Title:
LUBRICATING SYSTEM AND UNIVERSAL JOINTS WITH THE SYSTEM
Kind Code:
A1


Abstract:
The present invention provides a lubrication system that improves the force of retaining a lubricating component of a foamed lubricant, is capable of minimizing the amount of exudation of the lubricating component which occurs owing to deformation of the foamed lubricant, is capable of compensating for a lubricating function even when the lubricating component exudes insufficiently from the foamed lubricant, and is capable of complying with a demand that the lubrication system has a long life and can be produced at a low cost. The lubrication system comprises a foamed lubricant containing a lubricating component in a resin thereof which foams, hardens, and becomes porous and a grease for auxiliary lubrication which is present together with the foamed lubricant in a portion to be lubricated. The grease for auxiliary lubrication satisfies a condition that (1) a penetration thereof is not less than 175 and less than 285 or that (2) a mixing ratio of a thickener to the grease for auxiliary lubrication is not less than 10 wt % and less than 40 wt %. As shown in the drawings, a foamed lubricant (9) and a grease (10) for auxiliary lubrication are present together inside a universal joint.



Inventors:
Kohara, Mika (Shizuoka, JP)
Application Number:
12/449713
Publication Date:
04/22/2010
Filing Date:
02/26/2008
Assignee:
NTN Corporation (Osaka, JP)
Primary Class:
Other Classes:
508/506
International Classes:
F16D3/22; C10M149/18; F16D3/224
View Patent Images:



Foreign References:
JP2005239898A2005-09-08
WO2007063881A12007-06-07
Primary Examiner:
OLADAPO, TAIWO
Attorney, Agent or Firm:
HEDMAN & COSTIGAN, P.C. (NEW YORK, NY, US)
Claims:
1. A lubrication system comprising a foamed lubricant containing a lubricating component in a resin thereof which foams, hardens, and becomes porous; and a grease for auxiliary lubrication which is present together with said foamed lubricant in a portion to be lubricated, wherein said grease for auxiliary lubrication satisfies a condition that (1) a penetration thereof is not less than 175 and less than 285 or that (2) a mixing ratio of a thickener to said grease for auxiliary lubrication is not less than 10 wt % and less than 40 wt %.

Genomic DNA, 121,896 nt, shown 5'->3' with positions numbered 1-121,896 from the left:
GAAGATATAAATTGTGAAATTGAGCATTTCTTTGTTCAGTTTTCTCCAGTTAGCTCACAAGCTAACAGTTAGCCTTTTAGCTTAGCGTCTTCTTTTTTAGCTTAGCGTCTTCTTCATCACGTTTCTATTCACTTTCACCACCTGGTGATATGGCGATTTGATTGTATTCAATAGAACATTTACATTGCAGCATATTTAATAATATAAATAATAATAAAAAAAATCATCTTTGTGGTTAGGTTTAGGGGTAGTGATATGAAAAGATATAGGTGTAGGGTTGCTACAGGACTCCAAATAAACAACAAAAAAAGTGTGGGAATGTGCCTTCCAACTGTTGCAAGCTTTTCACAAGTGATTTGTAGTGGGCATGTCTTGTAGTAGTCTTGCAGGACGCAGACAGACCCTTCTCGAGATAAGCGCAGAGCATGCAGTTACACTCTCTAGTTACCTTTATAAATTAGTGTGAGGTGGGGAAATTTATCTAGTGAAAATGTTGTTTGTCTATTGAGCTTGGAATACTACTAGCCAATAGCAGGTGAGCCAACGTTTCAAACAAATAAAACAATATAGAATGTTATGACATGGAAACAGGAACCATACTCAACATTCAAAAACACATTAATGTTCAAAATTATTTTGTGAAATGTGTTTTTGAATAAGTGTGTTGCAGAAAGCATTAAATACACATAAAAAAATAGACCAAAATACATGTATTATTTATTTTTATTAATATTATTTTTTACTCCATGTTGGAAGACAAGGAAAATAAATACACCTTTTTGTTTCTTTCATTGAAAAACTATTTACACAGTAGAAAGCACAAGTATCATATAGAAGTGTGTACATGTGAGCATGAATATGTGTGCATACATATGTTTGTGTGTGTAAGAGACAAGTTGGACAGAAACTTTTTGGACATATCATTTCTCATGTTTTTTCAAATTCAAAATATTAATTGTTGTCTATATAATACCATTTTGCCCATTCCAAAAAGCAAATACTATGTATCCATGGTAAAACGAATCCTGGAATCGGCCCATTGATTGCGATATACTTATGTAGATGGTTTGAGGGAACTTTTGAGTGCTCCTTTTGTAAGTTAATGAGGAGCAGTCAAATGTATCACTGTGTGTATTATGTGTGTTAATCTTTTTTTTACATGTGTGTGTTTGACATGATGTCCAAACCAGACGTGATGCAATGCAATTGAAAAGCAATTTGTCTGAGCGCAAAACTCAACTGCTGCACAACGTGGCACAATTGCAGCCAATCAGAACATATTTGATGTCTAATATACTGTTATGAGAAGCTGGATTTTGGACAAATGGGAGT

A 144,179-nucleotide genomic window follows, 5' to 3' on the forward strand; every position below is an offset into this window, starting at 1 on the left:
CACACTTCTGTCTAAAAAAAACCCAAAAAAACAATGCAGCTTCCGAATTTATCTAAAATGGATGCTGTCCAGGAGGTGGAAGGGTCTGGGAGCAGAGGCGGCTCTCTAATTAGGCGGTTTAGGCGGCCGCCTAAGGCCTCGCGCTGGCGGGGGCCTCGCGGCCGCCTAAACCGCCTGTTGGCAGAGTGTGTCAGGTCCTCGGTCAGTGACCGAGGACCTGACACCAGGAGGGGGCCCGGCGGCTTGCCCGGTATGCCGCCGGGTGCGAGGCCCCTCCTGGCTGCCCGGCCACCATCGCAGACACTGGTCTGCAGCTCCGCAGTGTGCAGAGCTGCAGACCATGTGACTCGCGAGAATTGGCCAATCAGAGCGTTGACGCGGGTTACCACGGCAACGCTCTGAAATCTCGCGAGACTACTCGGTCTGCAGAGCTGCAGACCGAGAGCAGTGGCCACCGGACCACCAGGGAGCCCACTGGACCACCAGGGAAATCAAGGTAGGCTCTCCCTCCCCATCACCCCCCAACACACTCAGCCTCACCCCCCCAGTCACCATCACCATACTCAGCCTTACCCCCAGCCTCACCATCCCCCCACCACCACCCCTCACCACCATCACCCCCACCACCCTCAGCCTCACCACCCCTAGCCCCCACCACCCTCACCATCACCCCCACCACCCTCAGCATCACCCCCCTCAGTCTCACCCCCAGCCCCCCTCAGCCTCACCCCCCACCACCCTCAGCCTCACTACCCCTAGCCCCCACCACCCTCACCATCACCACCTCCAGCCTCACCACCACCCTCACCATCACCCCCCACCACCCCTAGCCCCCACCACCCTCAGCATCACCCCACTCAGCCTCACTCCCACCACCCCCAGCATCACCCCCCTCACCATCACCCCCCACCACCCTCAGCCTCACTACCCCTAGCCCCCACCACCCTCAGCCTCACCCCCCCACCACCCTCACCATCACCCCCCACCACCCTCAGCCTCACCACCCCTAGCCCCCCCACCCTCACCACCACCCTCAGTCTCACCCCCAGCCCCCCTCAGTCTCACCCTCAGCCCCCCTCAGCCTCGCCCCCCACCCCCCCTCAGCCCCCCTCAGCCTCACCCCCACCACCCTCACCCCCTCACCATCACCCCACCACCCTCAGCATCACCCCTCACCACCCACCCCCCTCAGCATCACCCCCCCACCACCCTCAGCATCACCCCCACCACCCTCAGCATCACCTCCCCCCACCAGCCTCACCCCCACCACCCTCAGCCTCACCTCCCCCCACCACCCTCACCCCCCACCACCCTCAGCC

2. The lubrication system according to claim 1, wherein in said foamed lubricant, said resin which foams, hardens, and becomes porous has rubber-like elasticity; and said lubricating component contained in said resin has an exuding property caused by deformation of a rubber-like elastic substance.

3. The lubrication system according to claim 1, wherein said resin which foams, hardens, and becomes porous is polyurethane resin.

4. The lubrication system according to claim 1, wherein an open cell ratio of said resin which foams, hardens, and becomes porous is not less than 50%.

5. The lubrication system according to claim 1, wherein a foaming magnification of said resin is 1.1 to 100.

6. A universal joint with the lubrication system of claim 1, wherein a rotational torque is transmitted owing to engagement between track grooves provided on an outer member and an inner member and torque transmission member; said torque transmission member rolls along said track grooves to move in an axial direction; and said grease for auxiliary lubrication and said foamed lubricant are present together inside said universal joint, and (1) a penetration of said grease for auxiliary lubrication is not less than 175 and less than 285 or (2) a mixing ratio of a thickener to said grease is not less than 10 wt % and less than 40 wt %.

7. A universal joint according to claim 6, wherein said grease for auxiliary lubrication is enclosed in at least one portion of said universal joint selected from among a bottom portion of said outer member, a rolling portion, and a sliding portion.